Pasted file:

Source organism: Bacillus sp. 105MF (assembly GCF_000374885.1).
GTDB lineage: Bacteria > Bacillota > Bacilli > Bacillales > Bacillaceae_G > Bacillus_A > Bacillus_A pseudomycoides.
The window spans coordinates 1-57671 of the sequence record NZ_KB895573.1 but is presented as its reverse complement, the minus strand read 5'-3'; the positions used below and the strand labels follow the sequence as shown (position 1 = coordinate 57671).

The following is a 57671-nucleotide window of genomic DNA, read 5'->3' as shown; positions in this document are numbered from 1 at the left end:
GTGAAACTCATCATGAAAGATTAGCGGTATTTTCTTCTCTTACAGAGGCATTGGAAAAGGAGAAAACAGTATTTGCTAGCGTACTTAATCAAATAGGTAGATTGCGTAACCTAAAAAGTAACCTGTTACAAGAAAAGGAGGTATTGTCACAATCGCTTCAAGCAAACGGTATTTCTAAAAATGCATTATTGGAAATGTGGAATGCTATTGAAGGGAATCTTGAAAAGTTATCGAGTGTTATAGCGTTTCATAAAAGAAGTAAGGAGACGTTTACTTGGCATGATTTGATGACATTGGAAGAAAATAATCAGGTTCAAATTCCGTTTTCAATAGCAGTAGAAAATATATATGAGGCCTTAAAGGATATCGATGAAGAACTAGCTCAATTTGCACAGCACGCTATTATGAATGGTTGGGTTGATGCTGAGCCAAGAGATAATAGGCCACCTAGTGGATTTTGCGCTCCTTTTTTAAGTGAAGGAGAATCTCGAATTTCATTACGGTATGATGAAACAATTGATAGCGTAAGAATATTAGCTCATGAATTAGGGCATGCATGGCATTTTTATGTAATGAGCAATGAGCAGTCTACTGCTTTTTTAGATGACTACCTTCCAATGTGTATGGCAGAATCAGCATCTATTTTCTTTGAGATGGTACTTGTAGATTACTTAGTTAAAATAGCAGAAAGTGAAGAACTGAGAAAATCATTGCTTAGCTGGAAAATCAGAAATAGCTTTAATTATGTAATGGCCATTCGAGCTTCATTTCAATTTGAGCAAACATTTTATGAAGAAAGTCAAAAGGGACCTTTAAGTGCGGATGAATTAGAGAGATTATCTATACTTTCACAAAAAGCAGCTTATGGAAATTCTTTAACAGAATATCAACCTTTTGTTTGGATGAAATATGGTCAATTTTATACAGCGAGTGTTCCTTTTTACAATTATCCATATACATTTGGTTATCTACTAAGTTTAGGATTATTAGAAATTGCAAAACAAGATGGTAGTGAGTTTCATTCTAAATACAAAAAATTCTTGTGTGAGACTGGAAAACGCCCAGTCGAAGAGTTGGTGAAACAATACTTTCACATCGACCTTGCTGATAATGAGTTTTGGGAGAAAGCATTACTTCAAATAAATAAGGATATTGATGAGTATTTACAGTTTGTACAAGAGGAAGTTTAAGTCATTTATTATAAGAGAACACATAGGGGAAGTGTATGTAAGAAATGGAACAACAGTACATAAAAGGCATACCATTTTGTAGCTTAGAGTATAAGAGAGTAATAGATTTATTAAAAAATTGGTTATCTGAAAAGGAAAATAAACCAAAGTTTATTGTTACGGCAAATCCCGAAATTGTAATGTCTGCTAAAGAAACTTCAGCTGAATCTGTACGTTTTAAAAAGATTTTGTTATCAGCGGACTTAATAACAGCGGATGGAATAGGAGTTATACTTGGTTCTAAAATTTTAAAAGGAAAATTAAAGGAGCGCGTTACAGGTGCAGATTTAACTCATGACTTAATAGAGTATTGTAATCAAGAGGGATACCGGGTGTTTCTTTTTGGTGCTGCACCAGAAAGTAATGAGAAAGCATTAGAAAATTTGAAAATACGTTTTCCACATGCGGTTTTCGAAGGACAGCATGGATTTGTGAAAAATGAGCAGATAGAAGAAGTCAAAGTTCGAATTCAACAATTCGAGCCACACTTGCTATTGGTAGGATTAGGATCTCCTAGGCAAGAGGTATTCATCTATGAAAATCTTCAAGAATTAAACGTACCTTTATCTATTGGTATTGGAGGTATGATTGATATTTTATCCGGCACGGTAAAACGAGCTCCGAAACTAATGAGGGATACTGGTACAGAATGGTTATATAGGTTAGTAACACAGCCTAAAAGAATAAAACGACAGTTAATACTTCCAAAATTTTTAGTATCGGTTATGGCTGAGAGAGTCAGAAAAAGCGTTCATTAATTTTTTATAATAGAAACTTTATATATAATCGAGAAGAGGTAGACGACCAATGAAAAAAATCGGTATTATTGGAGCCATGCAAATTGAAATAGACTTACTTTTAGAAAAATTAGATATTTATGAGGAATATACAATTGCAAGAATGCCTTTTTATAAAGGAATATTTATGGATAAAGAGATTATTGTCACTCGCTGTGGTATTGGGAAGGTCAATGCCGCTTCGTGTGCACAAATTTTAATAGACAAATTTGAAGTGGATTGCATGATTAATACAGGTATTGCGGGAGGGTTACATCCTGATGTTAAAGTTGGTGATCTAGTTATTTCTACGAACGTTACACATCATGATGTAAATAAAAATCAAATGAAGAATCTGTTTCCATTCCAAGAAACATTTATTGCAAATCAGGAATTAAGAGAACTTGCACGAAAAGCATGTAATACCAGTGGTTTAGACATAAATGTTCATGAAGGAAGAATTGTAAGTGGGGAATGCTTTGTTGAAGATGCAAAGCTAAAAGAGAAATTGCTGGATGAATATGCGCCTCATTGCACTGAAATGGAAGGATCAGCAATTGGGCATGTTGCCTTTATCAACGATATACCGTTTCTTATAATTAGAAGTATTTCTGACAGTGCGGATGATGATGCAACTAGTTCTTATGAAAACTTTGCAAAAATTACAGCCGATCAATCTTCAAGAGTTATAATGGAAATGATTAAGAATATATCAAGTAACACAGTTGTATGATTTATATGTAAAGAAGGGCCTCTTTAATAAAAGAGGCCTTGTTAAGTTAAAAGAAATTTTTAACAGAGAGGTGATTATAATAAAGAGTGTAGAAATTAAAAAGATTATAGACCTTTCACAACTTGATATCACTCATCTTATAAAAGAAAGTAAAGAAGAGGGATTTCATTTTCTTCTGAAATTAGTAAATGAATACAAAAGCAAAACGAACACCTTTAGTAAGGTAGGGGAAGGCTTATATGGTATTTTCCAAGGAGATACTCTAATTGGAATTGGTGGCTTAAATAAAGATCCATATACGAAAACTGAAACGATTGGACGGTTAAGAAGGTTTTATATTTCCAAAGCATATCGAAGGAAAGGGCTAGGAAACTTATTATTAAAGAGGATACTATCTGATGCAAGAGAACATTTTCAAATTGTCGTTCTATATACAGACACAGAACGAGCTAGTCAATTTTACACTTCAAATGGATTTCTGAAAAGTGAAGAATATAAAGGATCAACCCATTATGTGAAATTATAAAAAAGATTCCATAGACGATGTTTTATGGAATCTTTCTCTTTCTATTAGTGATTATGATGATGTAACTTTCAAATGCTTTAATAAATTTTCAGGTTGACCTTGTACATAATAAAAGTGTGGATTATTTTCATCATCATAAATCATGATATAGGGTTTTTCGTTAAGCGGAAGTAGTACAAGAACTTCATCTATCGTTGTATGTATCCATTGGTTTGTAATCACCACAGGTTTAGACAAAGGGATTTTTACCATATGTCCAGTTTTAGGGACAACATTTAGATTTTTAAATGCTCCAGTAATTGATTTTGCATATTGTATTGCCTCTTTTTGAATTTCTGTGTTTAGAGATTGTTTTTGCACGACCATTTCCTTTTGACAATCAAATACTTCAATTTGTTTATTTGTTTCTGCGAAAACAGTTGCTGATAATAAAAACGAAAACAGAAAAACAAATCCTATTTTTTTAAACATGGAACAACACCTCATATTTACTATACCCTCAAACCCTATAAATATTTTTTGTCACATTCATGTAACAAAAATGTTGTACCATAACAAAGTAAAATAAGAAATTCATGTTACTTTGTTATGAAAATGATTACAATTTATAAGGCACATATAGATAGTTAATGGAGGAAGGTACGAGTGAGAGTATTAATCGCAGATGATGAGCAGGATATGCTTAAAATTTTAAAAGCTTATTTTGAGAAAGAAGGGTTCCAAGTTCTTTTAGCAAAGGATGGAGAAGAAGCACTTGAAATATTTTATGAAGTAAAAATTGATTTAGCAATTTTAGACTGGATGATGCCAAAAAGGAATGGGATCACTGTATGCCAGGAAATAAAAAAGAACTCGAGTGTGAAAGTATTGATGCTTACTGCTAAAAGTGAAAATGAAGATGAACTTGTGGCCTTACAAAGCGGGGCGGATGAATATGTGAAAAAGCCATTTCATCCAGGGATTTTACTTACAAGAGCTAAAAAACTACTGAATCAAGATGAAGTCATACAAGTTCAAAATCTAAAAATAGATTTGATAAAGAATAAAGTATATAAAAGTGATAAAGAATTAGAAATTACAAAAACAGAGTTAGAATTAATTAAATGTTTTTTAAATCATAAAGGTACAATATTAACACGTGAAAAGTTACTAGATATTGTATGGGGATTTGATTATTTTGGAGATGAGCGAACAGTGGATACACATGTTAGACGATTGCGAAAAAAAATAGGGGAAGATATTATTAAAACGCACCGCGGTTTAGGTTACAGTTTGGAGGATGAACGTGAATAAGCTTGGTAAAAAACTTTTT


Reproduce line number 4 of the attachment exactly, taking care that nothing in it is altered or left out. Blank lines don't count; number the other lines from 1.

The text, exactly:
The following is a 57671-nucleotide window of genomic DNA, read 5'->3' as shown; positions in this document are numbered from 1 at the left end: